National Parks Have a Problem. They Are Too Popular.

If you’re planning to visit a national park on your summer RV trip, you’re not alone. Millions of Americans are flocking to the national parks this summer.

Imagine traveling across the country to visit one of the most stunning national parks only to find it was at capacity and the park was closed to additional visitors.

Arches is one of a number of headliner national parks seeing overcrowding as summer gets into full swing in a year when leisure travel volume is expected to rebound to pre-pandemic levels or even exceed them. The influx of visitors is forcing the park to temporarily shut its gates almost daily. And disappointed visitors aren’t the only consequence of overcrowding. The natural environment is impacted and the local community is affected, too.

Arches National Park © Rex Vogel, all rights reserved

Since October 2020, visitor numbers at Arches National Park have consistently climbed as much as 70 percent in some months compared with previous years according to the National Park Service (NPS). On multiple days last week, the park started turning visitors away before 8 a.m. In previous years, Arches would sometimes turn people away on weekends. Now it’s happening almost daily. Arches had over 25,000 more visitors in May of this year compared to May 2019. Visitors who can’t get into Arches often go to nearby Canyonlands National Park or opt for recreation opportunities on public land outside of the national parks which is managed by the Bureau of Land Management (BLM).

Canyonlands National Park © Rex Vogel, all rights reserved

2021 will be our busiest year on record according to a park spokesperson. The big spikes in visitation are mostly at the most popular 12 to 15 destination national parks. This year, Yellowstone and Grand Teton national parks reported their highest first-quarter visitation numbers since they started collecting such data roughly 30 years ago, a state report says. Yellowstone recorded almost 108,000 visits and Grand Teton saw over 194,000. Those represent increases of 20.7 percent and 22.8 percent from 2020, respectively.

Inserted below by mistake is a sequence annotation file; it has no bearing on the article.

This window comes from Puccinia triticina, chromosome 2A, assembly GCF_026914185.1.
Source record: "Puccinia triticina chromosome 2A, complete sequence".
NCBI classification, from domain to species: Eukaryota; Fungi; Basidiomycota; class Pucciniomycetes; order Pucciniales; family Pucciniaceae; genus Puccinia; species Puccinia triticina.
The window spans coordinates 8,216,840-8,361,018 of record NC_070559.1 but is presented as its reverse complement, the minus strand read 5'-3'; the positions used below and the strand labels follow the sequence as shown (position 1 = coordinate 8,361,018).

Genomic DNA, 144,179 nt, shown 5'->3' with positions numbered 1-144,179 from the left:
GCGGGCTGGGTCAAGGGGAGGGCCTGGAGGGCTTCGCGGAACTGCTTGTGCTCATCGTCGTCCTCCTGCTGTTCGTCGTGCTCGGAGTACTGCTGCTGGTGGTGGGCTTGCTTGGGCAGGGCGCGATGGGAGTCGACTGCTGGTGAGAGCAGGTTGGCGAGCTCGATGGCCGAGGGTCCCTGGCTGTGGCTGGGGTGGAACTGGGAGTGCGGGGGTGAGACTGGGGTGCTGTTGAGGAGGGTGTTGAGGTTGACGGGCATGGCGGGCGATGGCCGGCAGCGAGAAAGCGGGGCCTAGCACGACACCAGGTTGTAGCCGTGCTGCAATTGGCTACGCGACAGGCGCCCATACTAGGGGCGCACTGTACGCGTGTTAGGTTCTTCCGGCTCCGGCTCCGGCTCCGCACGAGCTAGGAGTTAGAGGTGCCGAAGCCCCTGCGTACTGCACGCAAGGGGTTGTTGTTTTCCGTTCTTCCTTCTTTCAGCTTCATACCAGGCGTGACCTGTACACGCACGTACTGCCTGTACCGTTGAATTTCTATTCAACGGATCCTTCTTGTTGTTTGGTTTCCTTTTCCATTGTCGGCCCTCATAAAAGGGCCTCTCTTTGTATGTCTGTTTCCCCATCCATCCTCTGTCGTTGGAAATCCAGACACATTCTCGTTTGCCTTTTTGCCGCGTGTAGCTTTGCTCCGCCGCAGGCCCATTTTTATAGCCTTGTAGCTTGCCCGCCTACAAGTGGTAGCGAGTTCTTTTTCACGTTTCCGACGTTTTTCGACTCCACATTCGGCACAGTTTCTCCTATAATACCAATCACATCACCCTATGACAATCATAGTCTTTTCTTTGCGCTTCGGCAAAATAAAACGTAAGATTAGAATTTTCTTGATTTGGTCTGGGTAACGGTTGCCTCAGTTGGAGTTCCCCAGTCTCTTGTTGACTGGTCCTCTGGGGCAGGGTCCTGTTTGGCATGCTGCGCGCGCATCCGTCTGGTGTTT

Yellowstone National Park saw more than 483,100 people in May, the most visitors ever recorded at the park during that month. Yellowstone also saw a 50 percent increase in Memorial Day weekend visitation compared with 2019 and Yellowstone and Grand Teton had their busiest Aprils ever. Great Smoky Mountains National Park has seen record visitation each month throughout the year. Zion had over 80,000 more visitors in May than in 2020. For the first four months of 2021, Mount Rainier National Park recorded over 130,000 visitors, one of the busiest beginnings to the year that they’ve had in the last 25 years.

Zion National Park © Rex Vogel, all rights reserved

As of now, six national parks require advance reservations of some kind: California’s Yosemite National Park, Colorado’s Rocky Mountain National Park, Hawaii’s Haleakalā National Park, Maine’s Acadia National Park, Montana’s Glacier National Park, and Utah’s Zion National Park. Will advance reservations spread to other popular parks? That begs the question, “Do we really want recreation.gov handling this crowding too?”

The NPS encourages visitors to explore lesser-known parks throughout the park system which includes 423 NSP sites: national seashores, national monuments, national recreation areas, national historic sites, and a host of other designations. Other options include state parks, regional and county parks, and city parks.

Instead of sticking to the top attractions this summer get off the beaten path and look for the hidden gems. Explore these NPS sites that include seven national monuments, four national historic sites and parks, three national parks, and one national seashore located in nine states from coast to coast.

Which national park will you visit this summer?

Hovenweep National Monument © Rex Vogel, all rights reserved

Hovenweep National Monument, Utah and Colorado

Recreational visits in 2020: 19,856

Walk in ancient footsteps at Hovenweep. Soak in the silence. Marvel at a night sky overflowing with stars. Hear a lone coyote’s howl.

Tumacácori National Historic Park © Rex Vogel, all rights reserved